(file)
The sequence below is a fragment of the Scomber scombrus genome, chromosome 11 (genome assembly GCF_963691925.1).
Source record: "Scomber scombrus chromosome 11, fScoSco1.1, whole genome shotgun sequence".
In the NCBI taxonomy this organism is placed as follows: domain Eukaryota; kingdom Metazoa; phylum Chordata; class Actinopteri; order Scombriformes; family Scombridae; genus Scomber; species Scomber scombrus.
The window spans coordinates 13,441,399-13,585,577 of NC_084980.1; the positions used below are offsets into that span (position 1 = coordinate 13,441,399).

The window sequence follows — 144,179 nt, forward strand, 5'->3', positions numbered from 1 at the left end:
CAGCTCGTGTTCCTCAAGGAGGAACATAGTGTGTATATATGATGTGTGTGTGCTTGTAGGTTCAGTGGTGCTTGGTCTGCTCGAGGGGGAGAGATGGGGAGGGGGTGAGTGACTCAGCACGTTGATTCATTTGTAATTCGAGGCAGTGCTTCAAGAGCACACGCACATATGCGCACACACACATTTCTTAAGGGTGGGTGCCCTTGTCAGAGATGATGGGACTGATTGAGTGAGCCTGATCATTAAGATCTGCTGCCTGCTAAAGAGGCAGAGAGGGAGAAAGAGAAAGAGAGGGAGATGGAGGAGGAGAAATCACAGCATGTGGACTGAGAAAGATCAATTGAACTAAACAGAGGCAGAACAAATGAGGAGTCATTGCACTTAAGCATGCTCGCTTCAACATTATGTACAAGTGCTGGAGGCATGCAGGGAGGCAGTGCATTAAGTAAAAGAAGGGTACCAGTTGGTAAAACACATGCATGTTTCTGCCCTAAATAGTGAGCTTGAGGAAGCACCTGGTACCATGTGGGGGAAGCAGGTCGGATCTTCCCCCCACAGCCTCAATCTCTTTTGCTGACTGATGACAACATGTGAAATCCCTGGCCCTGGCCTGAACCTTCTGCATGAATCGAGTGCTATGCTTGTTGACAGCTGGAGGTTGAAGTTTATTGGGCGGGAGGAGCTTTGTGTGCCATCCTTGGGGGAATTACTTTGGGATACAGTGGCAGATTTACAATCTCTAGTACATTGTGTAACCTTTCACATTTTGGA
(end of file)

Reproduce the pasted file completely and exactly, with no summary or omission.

The sequence below is a fragment of the Scomber scombrus genome, chromosome 11 (genome assembly GCF_963691925.1).
Source record: "Scomber scombrus chromosome 11, fScoSco1.1, whole genome shotgun sequence".
In the NCBI taxonomy this organism is placed as follows: domain Eukaryota; kingdom Metazoa; phylum Chordata; class Actinopteri; order Scombriformes; family Scombridae; genus Scomber; species Scomber scombrus.
The window spans coordinates 13,441,399-13,585,577 of NC_084980.1; the positions used below are offsets into that span (position 1 = coordinate 13,441,399).

The window sequence follows — 144,179 nt, forward strand, 5'->3', positions numbered from 1 at the left end:
CAGCTCGTGTTCCTCAAGGAGGAACATAGTGTGTATATATGATGTGTGTGTGCTTGTAGGTTCAGTGGTGCTTGGTCTGCTCGAGGGGGAGAGATGGGGAGGGGGTGAGTGACTCAGCACGTTGATTCATTTGTAATTCGAGGCAGTGCTTCAAGAGCACACGCACATATGCGCACACACACATTTCTTAAGGGTGGGTGCCCTTGTCAGAGATGATGGGACTGATTGAGTGAGCCTGATCATTAAGATCTGCTGCCTGCTAAAGAGGCAGAGAGGGAGAAAGAGAAAGAGAGGGAGATGGAGGAGGAGAAATCACAGCATGTGGACTGAGAAAGATCAATTGAACTAAACAGAGGCAGAACAAATGAGGAGTCATTGCACTTAAGCATGCTCGCTTCAACATTATGTACAAGTGCTGGAGGCATGCAGGGAGGCAGTGCATTAAGTAAAAGAAGGGTACCAGTTGGTAAAACACATGCATGTTTCTGCCCTAAATAGTGAGCTTGAGGAAGCACCTGGTACCATGTGGGGGAAGCAGGTCGGATCTTCCCCCCACAGCCTCAATCTCTTTTGCTGACTGATGACAACATGTGAAATCCCTGGCCCTGGCCTGAACCTTCTGCATGAATCGAGTGCTATGCTTGTTGACAGCTGGAGGTTGAAGTTTATTGGGCGGGAGGAGCTTTGTGTGCCATCCTTGGGGGAATTACTTTGGGATACAGTGGCAGATTTACAATCTCTAGTACATTGTGTAACCTTTCACATTTTGGA